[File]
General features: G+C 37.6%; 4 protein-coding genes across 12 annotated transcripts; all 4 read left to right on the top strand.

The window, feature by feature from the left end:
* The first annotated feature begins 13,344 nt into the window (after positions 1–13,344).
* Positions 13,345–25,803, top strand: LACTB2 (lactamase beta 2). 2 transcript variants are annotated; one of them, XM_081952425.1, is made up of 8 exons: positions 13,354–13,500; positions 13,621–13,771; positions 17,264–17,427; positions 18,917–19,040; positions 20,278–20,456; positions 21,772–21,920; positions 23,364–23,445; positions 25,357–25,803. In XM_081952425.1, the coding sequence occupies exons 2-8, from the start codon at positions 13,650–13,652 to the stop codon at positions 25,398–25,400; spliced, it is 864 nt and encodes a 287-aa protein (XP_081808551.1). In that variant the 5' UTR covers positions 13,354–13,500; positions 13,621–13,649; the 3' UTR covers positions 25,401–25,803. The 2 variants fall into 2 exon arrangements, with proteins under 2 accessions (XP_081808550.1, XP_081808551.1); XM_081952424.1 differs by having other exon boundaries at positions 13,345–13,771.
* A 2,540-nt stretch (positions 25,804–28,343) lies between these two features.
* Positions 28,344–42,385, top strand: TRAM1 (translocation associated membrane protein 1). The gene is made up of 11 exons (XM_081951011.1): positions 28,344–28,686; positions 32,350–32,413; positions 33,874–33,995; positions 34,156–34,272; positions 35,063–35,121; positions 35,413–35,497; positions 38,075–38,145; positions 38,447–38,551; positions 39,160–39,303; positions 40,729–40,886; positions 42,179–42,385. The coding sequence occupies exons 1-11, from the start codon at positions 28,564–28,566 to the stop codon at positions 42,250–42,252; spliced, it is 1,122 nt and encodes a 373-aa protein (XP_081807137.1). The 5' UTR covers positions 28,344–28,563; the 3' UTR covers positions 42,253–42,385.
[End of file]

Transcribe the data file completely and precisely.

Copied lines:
General features: G+C 37.6%; 4 protein-coding genes across 12 annotated transcripts; all 4 read left to right on the top strand.

The window, feature by feature from the left end:
* The first annotated feature begins 13,344 nt into the window (after positions 1–13,344).
* Positions 13,345–25,803, top strand: LACTB2 (lactamase beta 2). 2 transcript variants are annotated; one of them, XM_081952425.1, is made up of 8 exons: positions 13,354–13,500; positions 13,621–13,771; positions 17,264–17,427; positions 18,917–19,040; positions 20,278–20,456; positions 21,772–21,920; positions 23,364–23,445; positions 25,357–25,803. In XM_081952425.1, the coding sequence occupies exons 2-8, from the start codon at positions 13,650–13,652 to the stop codon at positions 25,398–25,400; spliced, it is 864 nt and encodes a 287-aa protein (XP_081808551.1). In that variant the 5' UTR covers positions 13,354–13,500; positions 13,621–13,649; the 3' UTR covers positions 25,401–25,803. The 2 variants fall into 2 exon arrangements, with proteins under 2 accessions (XP_081808550.1, XP_081808551.1); XM_081952424.1 differs by having other exon boundaries at positions 13,345–13,771.
* A 2,540-nt stretch (positions 25,804–28,343) lies between these two features.
* Positions 28,344–42,385, top strand: TRAM1 (translocation associated membrane protein 1). The gene is made up of 11 exons (XM_081951011.1): positions 28,344–28,686; positions 32,350–32,413; positions 33,874–33,995; positions 34,156–34,272; positions 35,063–35,121; positions 35,413–35,497; positions 38,075–38,145; positions 38,447–38,551; positions 39,160–39,303; positions 40,729–40,886; positions 42,179–42,385. The coding sequence occupies exons 1-11, from the start codon at positions 28,564–28,566 to the stop codon at positions 42,250–42,252; spliced, it is 1,122 nt and encodes a 373-aa protein (XP_081807137.1). The 5' UTR covers positions 28,344–28,563; the 3' UTR covers positions 42,253–42,385.